I recently coached a team of little kids in a big soccer tournament. I’ve been the assistant coach for three summers, and we’ve been consistently terrible. This year, I was the head coach and I made a few changes, most of which consisted of teaching the more skilled kids a few basic tactics as well as the concept of positioning.
It paid off rather nicely, as for the first time we managed to knock off the always-dominant heavyweights, the children’s adjunct of a professional team. Since they beat us 12-0 last year, they were shocked to get knocked off 4-2 in the first group game. We went undefeated the rest of the way, and had to meet them again in the finals. They were even more surprised when our best scorer didn’t drive straight towards the goal when he had the ball in the open, but instead lured the goalie and two defenders towards him then slipped a pass across the middle for an easy goal by one of his teammates. It was the game’s only goal.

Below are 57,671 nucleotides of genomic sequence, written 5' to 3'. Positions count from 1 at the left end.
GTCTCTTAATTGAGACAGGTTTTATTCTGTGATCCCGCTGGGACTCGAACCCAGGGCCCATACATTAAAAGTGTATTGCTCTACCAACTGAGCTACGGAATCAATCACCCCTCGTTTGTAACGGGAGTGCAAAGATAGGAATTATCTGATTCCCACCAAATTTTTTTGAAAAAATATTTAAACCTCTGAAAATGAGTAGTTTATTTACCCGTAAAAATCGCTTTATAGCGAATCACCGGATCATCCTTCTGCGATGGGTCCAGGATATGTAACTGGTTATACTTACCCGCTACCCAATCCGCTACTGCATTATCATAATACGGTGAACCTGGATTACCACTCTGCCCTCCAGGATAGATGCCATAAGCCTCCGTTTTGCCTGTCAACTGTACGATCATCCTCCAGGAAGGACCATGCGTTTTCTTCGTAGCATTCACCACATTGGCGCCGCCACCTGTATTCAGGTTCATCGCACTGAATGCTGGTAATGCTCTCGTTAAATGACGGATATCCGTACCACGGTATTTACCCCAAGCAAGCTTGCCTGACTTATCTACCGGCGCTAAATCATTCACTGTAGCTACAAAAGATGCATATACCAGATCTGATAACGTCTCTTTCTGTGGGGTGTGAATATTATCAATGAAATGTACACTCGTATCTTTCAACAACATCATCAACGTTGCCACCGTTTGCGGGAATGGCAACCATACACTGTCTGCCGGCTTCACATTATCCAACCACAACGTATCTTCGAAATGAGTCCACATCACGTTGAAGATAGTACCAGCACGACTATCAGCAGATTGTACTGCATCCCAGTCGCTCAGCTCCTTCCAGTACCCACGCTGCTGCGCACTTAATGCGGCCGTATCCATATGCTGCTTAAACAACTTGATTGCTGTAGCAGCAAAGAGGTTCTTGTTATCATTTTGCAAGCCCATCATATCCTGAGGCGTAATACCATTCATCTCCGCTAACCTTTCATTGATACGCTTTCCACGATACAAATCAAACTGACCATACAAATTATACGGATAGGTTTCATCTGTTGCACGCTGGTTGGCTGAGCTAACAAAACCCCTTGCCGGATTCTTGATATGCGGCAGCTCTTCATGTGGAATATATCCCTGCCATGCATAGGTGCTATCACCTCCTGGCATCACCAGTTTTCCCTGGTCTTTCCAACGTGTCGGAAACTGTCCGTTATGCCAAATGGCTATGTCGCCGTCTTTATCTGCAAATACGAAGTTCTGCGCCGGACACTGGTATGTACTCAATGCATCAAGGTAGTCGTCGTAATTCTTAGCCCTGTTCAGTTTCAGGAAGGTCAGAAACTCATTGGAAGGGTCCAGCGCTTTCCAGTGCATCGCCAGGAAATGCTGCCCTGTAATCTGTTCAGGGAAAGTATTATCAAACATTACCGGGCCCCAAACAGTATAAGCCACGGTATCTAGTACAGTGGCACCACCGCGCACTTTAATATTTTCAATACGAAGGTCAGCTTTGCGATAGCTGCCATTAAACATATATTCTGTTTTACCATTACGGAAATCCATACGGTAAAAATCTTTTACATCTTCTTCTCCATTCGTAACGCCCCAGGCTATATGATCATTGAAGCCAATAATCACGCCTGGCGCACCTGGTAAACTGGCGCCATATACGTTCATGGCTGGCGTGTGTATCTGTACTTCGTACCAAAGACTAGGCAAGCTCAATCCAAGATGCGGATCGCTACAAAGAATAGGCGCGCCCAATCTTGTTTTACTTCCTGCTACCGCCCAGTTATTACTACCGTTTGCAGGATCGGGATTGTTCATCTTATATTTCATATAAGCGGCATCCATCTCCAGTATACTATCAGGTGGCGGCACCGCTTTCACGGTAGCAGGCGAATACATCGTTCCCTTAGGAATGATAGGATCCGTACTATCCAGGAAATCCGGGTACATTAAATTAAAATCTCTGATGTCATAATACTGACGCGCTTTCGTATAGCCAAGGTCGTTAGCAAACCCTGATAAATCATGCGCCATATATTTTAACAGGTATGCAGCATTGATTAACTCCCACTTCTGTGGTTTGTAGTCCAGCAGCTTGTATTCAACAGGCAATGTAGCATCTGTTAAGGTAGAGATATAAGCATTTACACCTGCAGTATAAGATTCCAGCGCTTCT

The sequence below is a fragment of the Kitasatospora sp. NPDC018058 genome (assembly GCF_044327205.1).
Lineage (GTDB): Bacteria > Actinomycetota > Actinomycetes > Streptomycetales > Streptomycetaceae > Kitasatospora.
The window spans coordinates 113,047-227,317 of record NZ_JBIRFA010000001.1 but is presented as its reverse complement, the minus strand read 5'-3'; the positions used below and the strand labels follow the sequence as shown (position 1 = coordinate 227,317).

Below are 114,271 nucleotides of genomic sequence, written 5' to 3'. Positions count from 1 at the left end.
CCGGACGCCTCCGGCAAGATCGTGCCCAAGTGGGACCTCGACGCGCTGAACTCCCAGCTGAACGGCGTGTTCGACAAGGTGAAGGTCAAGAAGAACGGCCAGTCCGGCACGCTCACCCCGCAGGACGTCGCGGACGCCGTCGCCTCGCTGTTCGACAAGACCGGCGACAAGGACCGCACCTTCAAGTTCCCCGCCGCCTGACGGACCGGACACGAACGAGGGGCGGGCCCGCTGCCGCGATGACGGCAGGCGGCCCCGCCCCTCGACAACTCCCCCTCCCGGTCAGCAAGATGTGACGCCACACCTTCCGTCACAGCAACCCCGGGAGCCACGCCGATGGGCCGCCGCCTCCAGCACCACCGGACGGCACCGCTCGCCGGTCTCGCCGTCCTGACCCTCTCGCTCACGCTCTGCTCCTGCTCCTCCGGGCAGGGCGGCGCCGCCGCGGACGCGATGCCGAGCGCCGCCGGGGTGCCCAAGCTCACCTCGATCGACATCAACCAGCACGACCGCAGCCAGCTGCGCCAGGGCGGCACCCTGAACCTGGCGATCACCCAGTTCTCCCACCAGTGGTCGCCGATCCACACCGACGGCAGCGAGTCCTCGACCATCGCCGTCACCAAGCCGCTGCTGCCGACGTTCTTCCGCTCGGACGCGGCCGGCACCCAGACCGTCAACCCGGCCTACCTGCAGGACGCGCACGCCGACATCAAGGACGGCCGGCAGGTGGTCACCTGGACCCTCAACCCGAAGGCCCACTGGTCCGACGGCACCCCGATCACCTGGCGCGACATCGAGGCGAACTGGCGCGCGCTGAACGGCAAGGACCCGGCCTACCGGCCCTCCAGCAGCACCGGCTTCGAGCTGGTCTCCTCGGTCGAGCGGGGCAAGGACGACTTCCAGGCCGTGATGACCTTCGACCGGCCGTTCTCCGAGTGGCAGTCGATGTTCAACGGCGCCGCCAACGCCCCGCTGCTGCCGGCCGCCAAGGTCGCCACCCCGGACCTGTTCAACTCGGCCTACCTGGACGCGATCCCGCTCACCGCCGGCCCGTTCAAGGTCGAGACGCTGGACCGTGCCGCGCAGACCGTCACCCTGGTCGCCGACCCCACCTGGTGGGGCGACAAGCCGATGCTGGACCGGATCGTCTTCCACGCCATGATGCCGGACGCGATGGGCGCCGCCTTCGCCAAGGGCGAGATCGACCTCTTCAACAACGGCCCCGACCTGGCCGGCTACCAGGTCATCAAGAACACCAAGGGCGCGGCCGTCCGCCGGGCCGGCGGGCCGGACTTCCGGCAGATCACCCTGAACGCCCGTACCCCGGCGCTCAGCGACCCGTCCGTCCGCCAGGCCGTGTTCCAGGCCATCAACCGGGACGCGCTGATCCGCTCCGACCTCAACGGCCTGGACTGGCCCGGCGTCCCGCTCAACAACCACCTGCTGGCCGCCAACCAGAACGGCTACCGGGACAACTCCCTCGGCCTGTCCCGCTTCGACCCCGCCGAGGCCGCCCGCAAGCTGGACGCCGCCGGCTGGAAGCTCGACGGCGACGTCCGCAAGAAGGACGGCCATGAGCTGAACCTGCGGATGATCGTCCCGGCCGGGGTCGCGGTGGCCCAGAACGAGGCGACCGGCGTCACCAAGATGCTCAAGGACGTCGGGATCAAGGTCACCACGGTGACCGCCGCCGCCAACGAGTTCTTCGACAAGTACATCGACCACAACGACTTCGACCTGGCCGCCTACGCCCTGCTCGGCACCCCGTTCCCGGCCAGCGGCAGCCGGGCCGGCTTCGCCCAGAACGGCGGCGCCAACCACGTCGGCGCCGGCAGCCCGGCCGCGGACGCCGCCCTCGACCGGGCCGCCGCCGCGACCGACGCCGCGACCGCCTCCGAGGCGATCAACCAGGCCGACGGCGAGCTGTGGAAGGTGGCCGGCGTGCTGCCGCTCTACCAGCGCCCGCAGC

For me, the best part was seeing the happiness in one little boy’s face, whose father – a divorced European professional player – had flown in to see him play. The boy doesn’t see his father very often, so I named him captain for the tournament and started him although he’s usually a substitute. He really put on a show in return, scoring a lovely goal in the first game, crossing the ball for a headed goal in the semifinals, and getting the team out of trouble in front of our own goal with an incredible step-on-the-ball-and-spin move that somehow evaded two opposing players in the finals. He is eight years old.
When the whistle blew, you would have thought from the kids’ reaction that we won the Super Bowl, the World Cup and the NBA Finals combined. I have no patience for those parents who attempt to live their lives vicariously through their children, but there is something to be said for being reminded, even for a brief shining moment, of a time when small and simple things could fill our hearts with such utter joy.